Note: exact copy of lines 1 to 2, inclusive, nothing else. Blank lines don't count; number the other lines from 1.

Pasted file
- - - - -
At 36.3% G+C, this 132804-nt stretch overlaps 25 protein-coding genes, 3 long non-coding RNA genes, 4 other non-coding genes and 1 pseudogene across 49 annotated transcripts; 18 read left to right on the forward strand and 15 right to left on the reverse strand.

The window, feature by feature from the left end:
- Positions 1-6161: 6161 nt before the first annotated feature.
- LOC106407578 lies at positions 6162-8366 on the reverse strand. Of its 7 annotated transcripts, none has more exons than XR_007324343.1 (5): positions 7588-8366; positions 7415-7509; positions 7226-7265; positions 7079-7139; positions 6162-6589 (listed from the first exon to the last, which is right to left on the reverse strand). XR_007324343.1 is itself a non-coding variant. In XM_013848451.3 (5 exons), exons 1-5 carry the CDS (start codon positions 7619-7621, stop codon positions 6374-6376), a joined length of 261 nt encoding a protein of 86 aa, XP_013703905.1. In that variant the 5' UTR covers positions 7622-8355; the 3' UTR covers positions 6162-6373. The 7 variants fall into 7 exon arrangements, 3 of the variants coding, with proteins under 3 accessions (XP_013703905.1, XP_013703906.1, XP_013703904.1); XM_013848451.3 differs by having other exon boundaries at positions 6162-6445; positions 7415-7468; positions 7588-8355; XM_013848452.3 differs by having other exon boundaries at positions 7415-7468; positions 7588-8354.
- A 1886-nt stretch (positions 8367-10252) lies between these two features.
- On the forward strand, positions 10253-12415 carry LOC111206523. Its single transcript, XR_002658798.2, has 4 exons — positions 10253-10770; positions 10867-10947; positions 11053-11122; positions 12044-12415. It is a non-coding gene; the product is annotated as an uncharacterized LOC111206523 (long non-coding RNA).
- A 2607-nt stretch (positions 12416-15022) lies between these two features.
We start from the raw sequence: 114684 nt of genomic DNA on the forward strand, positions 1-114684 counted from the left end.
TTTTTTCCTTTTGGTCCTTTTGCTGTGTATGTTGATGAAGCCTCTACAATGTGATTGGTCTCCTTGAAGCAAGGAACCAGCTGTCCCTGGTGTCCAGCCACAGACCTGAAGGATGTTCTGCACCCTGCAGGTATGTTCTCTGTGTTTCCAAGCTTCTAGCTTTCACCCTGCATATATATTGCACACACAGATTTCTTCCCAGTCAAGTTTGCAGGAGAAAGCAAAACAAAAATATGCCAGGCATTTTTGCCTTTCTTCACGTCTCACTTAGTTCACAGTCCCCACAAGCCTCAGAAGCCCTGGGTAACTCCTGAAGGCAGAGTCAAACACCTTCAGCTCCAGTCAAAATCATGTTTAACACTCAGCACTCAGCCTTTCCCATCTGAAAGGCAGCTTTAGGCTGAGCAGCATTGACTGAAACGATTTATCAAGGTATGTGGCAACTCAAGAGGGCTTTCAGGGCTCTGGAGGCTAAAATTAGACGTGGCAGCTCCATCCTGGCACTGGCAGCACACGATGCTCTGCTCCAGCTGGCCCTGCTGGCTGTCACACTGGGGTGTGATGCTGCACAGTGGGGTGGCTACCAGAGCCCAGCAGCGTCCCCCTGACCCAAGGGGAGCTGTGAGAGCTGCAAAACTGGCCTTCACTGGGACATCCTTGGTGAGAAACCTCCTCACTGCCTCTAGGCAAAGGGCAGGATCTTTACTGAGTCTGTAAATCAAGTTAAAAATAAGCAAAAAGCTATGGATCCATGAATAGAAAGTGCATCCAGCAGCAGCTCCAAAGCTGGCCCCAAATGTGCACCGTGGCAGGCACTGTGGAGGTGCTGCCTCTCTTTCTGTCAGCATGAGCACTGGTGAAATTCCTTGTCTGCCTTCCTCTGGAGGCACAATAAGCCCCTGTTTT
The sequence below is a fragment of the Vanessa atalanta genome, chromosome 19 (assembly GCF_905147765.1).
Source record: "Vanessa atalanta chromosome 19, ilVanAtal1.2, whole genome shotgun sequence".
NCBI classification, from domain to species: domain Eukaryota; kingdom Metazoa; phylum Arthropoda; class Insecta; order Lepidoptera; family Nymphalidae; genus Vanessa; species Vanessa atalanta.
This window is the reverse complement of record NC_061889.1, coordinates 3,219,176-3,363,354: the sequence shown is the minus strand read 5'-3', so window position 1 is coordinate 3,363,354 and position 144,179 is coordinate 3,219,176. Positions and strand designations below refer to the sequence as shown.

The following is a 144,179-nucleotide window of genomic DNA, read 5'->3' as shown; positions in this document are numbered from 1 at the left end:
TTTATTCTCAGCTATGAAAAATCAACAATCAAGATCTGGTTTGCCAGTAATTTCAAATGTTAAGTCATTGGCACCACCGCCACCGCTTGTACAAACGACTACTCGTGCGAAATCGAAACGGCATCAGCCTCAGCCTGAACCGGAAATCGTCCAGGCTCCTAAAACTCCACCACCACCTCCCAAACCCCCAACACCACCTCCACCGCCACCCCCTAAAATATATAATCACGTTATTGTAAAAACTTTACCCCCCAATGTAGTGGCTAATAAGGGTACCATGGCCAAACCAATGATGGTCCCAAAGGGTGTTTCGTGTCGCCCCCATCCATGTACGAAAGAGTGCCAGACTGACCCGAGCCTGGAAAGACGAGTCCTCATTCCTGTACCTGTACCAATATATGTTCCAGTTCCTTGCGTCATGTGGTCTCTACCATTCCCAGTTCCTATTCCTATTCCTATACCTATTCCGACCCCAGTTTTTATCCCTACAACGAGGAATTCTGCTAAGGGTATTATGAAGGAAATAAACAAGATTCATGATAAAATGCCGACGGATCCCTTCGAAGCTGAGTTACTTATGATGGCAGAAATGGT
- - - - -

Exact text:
At 36.3% G+C, this 132804-nt stretch overlaps 25 protein-coding genes, 3 long non-coding RNA genes, 4 other non-coding genes and 1 pseudogene across 49 annotated transcripts; 18 read left to right on the forward strand and 15 right to left on the reverse strand.

The window, feature by feature from the left end: